Goldman Long Agriculture: Parabolic Agricultural Sector Could Aid Precious Metals Bull Market
Setting the grounds for a rigorous commodities rise, that would presumably bring along gold and silver, Goldman Sachs has indicated that it is “very positive globally” on agriculture. The bank cites dry weather as a reason for the rise, especially in grains, but makes no indication that environmental toxins have played a role in the depleted crops experienced globally.
As can be seen below, silver and wheat have performed similarly over the course of multiple years. Granted, wheat has given rise to a more volatile-looking chart aong the way, nonetheless the price movement in both sectors – naturally, as we really talking about the US Dollar pegged to these two goods – have both remained in a general uptrend. Whereas wheat in 2007 sat around $200 per metric ton, silver was under $15 per troy ounce. Derived from this past behavior, it is reasonable to presume that, as short and medium economic patterns repeat themselves, the prices will continue to trade in step with one another.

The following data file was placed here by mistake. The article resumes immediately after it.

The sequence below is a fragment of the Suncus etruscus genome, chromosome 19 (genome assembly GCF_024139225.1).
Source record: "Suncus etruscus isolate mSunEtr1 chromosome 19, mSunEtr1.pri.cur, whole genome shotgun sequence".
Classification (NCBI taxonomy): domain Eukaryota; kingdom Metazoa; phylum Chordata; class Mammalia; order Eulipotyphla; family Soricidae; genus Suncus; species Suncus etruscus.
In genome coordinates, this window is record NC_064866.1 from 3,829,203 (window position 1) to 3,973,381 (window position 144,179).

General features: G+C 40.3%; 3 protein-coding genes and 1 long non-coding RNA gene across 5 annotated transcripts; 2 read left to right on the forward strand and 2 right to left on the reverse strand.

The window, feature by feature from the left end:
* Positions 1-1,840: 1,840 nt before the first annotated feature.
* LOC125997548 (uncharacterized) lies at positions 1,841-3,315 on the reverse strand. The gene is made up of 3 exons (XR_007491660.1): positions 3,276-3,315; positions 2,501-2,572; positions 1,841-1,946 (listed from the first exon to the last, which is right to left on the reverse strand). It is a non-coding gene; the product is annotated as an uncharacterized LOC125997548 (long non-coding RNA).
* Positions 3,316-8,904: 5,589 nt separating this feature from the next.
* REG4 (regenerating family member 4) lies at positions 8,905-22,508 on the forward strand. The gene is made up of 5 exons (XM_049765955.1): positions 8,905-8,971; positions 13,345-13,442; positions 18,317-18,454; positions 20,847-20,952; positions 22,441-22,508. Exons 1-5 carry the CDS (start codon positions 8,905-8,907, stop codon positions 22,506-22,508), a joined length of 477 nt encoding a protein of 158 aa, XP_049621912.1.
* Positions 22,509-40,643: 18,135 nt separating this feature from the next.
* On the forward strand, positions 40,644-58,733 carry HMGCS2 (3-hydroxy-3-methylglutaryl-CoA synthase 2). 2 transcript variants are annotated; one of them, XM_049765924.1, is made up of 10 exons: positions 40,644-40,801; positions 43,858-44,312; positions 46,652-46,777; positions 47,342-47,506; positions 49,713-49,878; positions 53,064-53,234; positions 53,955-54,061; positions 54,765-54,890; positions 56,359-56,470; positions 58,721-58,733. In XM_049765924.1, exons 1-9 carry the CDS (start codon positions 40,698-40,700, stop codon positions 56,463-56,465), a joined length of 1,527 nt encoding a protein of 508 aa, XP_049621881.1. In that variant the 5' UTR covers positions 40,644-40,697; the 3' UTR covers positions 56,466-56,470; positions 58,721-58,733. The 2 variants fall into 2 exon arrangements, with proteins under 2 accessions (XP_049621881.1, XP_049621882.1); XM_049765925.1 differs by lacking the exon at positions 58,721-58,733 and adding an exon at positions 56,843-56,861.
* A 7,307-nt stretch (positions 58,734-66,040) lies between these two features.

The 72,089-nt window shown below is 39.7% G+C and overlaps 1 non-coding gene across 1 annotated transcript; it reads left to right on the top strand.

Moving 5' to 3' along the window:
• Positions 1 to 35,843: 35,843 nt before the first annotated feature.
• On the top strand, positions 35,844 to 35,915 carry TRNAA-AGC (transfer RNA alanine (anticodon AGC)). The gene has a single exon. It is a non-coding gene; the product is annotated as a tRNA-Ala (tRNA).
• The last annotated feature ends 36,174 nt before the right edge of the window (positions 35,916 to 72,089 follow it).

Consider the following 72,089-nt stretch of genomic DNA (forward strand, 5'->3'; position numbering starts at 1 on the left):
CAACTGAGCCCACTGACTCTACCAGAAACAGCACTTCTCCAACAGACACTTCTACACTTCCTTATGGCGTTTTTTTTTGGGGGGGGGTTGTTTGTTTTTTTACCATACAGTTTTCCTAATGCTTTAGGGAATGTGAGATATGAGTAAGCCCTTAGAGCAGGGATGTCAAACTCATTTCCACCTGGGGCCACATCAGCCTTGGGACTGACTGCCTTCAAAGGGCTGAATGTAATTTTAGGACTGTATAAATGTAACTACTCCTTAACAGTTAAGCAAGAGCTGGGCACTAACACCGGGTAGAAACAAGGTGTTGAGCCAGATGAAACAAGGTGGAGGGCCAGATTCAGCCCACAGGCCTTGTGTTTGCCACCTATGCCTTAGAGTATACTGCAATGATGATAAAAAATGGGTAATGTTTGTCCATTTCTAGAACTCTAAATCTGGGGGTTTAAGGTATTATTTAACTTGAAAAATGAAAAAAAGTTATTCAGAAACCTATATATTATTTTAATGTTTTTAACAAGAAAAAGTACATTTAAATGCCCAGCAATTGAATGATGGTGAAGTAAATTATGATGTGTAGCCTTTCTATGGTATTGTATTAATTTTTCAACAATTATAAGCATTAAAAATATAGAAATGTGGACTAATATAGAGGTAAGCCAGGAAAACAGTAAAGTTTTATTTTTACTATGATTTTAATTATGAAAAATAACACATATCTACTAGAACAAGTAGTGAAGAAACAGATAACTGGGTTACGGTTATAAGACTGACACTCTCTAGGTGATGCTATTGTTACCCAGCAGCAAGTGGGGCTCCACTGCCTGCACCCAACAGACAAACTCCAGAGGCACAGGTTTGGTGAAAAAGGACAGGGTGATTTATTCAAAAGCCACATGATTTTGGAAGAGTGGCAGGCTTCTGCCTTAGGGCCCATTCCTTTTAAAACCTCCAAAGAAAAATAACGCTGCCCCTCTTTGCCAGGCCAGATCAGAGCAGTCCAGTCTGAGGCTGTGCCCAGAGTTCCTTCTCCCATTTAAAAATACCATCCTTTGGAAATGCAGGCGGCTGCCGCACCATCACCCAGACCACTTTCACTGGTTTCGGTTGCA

“In the main grain markets in the agriculture sector, they’ve all become a lot more closely connected,” Steve Jesse, executive director of fixed income, commodities and currencies at Goldman Sachs, said today on a panel at an agriculture conference in London. “What’s happening right now in the U.S. with the drought is the main driver of the U.K. wheat market in the last few days.”
As can be seen over time, commercial hedgers have become increasingly long in wheat. The same is true in silver. That this pattern has unfolded over the long term, it makes sense to surmise that it hints at future trends. In the case of wheat and silver, the future trends remain the same as a decade ago, tending towards differing rates of price inflation in this agricultural good and precious metal.